Photo: Maulana Jalaluddin Rumi
By Raj Ayyar
November 6, 2017
Like the Sufis, are we willing to let go of the labels we are born with?
The Light is one, the lampshades are many/Define and narrow me, you starve yourself of yourself/Nail me down in a box of cold words, that box is your coffin/I am not a Christian, not a Jew, not a Hindu, not a Zoroastrian/and I am not a Muslim/I do not belong to any land, or to any known or unknown sea/Nature cannot own or claim me, nor can Heaven/My birthplace is placelessness/I am that cat, this stone, no one/I have thrown duality away like an old dishrag — Jalaluddin Rumi.
(Transcreated by Coleman Barks in The Essential Rumi, Harper Collins)
This quote has always been one of my Rumi favourites. It challenges the cheap Islamophobic stereotype that Muslims cannot be universalists, non-dualists, or mystics. “The Light is one, the lampshades are many”, invites comparison with Ramakrishna’s metaphor of the many paths leading to the top of a mountain — while you are struggling and sweating it out on your chosen path, the other paths look very different, some forbiddingly so, the others extending a hand of invitation and welcome.
Yet, from the vantage point of the summit, all paths are the same.
I love the neither/nor logic of Rumi’s rejection of all identity labels. So often, especially in a world polarised and divided on religious and communal lines as never before, labels are all important — “I am this sect of—”, we proclaim with badge-flaunting arrogance, marginalising the Other that happens to be part of another sect of the same faith, or worse yet (tauba, tauba), a member of THAT religion.
Rumi refuses to be boxed in to any faith label, including Islam — the “box of cold words”, a coffin. What does Rumi mean when he argues that the coffin is the labeller’s coffin too? One possible interpretation: When I “box” in the Other, I am also “boxed” in — a symbiotic dance that locks the labeller into his/her own label. Perhaps this refurbished Hegelian dance of self and other, lies behind the popular dictum that when I point a finger at the Other, the four other fingers point back at me.
Rumi moves beyond faith labels to any other kind of label: Fast forwarding to the 21st century, this could include limiting of any kind that freeze frames one into an identity — an identity based on religion, gender, sexual orientation, nationality, caste, class or race.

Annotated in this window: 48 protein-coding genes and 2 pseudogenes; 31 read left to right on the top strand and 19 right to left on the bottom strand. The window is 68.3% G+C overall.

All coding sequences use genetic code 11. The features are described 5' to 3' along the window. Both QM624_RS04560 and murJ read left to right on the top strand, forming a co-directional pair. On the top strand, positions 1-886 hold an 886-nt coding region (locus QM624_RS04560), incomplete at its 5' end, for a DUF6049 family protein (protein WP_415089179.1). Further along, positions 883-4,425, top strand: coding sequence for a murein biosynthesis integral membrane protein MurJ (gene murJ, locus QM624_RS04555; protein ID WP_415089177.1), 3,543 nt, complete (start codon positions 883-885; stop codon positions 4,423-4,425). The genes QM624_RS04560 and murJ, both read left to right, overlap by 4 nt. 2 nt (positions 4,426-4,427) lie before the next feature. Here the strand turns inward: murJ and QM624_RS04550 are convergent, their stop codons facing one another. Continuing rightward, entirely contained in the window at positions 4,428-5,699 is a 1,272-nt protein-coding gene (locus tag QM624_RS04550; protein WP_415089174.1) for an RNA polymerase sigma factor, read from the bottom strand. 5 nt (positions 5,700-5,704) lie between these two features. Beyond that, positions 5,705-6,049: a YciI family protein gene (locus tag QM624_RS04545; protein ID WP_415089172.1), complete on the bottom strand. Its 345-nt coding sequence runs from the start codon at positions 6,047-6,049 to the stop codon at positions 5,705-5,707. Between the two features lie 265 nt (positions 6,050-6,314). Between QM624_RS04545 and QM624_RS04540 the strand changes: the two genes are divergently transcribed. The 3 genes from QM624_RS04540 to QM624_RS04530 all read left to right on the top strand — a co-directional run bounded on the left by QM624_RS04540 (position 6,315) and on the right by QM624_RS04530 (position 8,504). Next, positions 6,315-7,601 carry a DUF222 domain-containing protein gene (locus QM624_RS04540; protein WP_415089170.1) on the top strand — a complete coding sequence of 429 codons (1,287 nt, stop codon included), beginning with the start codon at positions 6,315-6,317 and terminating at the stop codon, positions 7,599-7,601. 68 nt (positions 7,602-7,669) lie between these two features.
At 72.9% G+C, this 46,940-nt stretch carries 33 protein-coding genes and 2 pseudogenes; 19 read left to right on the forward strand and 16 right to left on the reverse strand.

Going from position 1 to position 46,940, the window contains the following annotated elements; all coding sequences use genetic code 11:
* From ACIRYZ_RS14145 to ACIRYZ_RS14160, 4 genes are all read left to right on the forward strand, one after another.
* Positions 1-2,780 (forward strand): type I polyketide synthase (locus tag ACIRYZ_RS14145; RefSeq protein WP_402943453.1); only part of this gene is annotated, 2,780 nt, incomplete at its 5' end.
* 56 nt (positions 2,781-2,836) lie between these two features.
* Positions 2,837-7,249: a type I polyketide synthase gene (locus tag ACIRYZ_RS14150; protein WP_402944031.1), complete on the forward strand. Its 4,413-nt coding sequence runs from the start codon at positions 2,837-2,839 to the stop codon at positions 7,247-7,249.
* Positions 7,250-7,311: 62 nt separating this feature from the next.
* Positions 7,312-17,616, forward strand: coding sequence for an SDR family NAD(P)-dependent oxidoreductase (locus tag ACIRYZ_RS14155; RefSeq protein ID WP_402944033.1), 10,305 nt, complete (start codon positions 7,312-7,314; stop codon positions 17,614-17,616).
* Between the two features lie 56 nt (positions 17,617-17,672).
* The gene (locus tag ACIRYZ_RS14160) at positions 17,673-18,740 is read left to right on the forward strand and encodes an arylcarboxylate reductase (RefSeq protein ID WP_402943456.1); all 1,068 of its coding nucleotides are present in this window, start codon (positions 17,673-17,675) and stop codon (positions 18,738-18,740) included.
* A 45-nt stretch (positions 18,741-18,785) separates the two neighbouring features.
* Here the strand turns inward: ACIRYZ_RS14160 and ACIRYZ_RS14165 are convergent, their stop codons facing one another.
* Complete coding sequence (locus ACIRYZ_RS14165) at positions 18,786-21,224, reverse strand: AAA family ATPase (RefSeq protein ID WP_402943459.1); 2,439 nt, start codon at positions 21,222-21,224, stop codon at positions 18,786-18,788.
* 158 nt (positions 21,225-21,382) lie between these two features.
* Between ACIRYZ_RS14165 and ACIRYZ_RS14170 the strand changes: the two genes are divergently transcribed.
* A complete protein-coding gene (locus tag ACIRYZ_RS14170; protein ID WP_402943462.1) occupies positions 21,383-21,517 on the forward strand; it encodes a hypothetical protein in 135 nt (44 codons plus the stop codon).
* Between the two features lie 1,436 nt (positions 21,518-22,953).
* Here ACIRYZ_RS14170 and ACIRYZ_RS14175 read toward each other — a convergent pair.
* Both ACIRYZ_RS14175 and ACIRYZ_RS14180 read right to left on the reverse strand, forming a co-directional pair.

Rumi goes beyond identity to geographies of “placement” and settled habitation in any sense.
Hence: “do not belong to any land, or to any known or unknown sea. Nature cannot own or claim me, nor can Heaven.”
The question arises, particularly in our current context of diasporic and reverse diasporic migration, refugee migration and more: Can one ever claim to be “placeless”? Surely, we are “thrown” as Heidegger would have it (a brutally expressive metaphor), not “merely’ into “the world”, but also into a specific life world by virtue of birth and conditioning?
Yet, our own unsettled diasporic consciousness points to a portal beyond the entrapment in any given life world. Our “thrownness” is challenged gently or forcefully disrupted by exposure to multiple lifestyles and value systems.
Even if one can remain in a frozen single culture frame (that old style ethnographers used to love about the tribal cultures that they dissected with colonial zest), one is still exposed to other cultures, with flows of attraction, love-hate and plain repulsion toward their mores, via TV and the internet.
Thus, at least “in theory”, one can certainly visualise “placelessness” as one’s “place” in Rumi’s imaging, more so today than in his time.
Few in Hinduism or any other faith, have expressed the idea of non-duality (Advaita), with such simple poetic eloquence: “I am that cat, this stone, no one. I have thrown duality away like an old dishrag.”
In a paradoxical sense, when one is no-body, no label-able or place-able entity, one is also everybody and in all things — part of that cat, this stone, the lovers copulating with desperate urgency on the beach, hoping to reach climax before the cops show up, the dog urinating on the tombstone, and the putrefying remains in the grave.
Of course, one could and perhaps should argue that such sentiments are hardly unique to Rumi. Advaita Vedanta is an obvious parallel, but one can also find resonant expressions in other Sufis.
Our very own Kabir comes close, as does Bulleh Shah.
Consider these lines from Bulleh Shah:
The day before, Bulleh Shah was an atheist/He worshipped idols yesterday/Bulleh loves the Muslim and salutes the Hindu/I know not who I am/I am neither a believer going to the mosque, nor a non-believer/I am neither among sinners, nor among saints/I belong neither to water, fire, nor air/I know not who I am/Nor am I born of Adam and Eve/I have given myself no name — Bulleh Shah: The Mystic Muse tr. K.S. Duggal
Bulleh adds a few more dimensions to Rumi’s “neither/nor”: He invokes the elements earth, air, fire and water, and claims he does not belong to any member of that set. There is also an explicit rejection of the ancestry of Adam and Eve, claimed by the Judaeo-Christian and Islamic traditions.
Most controversial: He goes beyond the theism/atheism binary. For many, that may be more challenging than Rumi’s lines. The real existential challenge/tease for all of us is: How willing are we to resist the pseudo-comfort of memetic and conditioned labels?
The writer is full-time visiting professor (social sciences and humanities), IIIT-Delhi